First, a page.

The Neuroanatomy Lesson

Dan Lloyd

2020, Hartford, USA

We suppose that the visual world is stable and rich in detail at every visible point, like a painting somehow projected into the brain. But in reality, our eyes and brain capture detail only from a small region of the scene before us, the narrow cone of light that falls on the area of the retina known as the fovea. Outside of this focal area, visual information is present, but with much less acuity. The rich and detailed world we see is thus a construct, built from successive glances, each lasting less than a second.

The Neuroanatomy Lesson illustrates those glances with their focal detail and peripheral vagueness, as a subject scans Rembrandt’s De Anatomieles van Dr. Nicolaes Tulp (1632). From moment to moment, these glimpses seen in the video are the raw materials of vision. Seeing is therefore not at all what it seems: the single, unified world of visual detail we experience is an illusion.

In addition to the direct reference to medical education reaching back to the 17th century, this work links firmly to the approach of European Cubism of the early 20th century, as pioneered by artists such as Picasso and Braque. What they intuited about visual experience and their attempts to deconstruct it in their paintings is echoed here, in pixels set alight by algorithms and data sets.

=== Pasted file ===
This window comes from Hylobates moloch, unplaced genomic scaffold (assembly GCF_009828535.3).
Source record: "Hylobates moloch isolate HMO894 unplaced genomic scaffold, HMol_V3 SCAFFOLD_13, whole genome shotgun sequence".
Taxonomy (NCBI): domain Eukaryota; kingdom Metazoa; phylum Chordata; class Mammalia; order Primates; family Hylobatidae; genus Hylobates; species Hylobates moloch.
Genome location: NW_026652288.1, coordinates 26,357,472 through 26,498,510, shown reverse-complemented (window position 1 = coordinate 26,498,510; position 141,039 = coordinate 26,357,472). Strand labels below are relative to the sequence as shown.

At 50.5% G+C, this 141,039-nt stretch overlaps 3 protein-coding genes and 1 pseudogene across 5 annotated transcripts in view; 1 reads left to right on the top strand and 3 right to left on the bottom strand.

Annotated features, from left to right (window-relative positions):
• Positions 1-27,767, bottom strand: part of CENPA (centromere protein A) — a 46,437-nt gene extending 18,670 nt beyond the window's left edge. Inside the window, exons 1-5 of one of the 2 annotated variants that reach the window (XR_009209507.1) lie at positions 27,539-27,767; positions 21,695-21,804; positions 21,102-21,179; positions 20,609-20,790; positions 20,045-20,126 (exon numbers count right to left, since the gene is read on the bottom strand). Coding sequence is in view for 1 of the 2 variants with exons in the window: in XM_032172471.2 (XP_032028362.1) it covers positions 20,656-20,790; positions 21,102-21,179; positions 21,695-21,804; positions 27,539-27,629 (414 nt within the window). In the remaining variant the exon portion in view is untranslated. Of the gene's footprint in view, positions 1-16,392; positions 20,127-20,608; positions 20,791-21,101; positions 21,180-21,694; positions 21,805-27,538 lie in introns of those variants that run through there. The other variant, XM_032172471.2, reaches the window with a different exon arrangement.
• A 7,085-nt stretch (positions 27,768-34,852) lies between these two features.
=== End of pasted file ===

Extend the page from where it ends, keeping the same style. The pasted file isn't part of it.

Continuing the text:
Online video:

Dan Lloyd is the Thomas C. Brownell Professor of Philosophy and a Professor of Neuroscience at Trinity College in Connecticut, United States. He is the author and co-editor of Subjective Time: The Philosophy, Psychology, and Neuroscience of Temporality (edited with Valtteri Arstila, 2014); Other works include Radiant Cool: A Novel Theory of Consciousness (2004), a scientific exploration of consciousness presented as noir detective fiction; and Simple Minds (1989), a philosophical examination of mind and brain. He has presented his animations and sonifications of brain activity at conferences, festivals, performances, and galleries around the world.

In collaboration with
Professor Michael Grubb, Trinity College

Trinity College Neuroscience Program

Het kunstwerk door de ogen van:

Dr. Virginie Verhoeven

Researcher in Ophthalmology

My research focuses on the identification of genetic causes for high myopia (nearsightedness). This is an eye condition with an elongation of the eye’s axial length, resulting in blurred vision. High myopia is caused by an interplay between genetic factors and environmental factors. By using big data, ophthalmological measurements and genetic data from thousands of individuals, we have been able to pinpoint the major pathways involved in this disease. Despite this progress, the chain of events and the triggers causing high myopia are still largely unknown, and we are unable to predict at risk individuals. Like in this artwork, we might only have seen a sneak peek of the complex causes of this disease.

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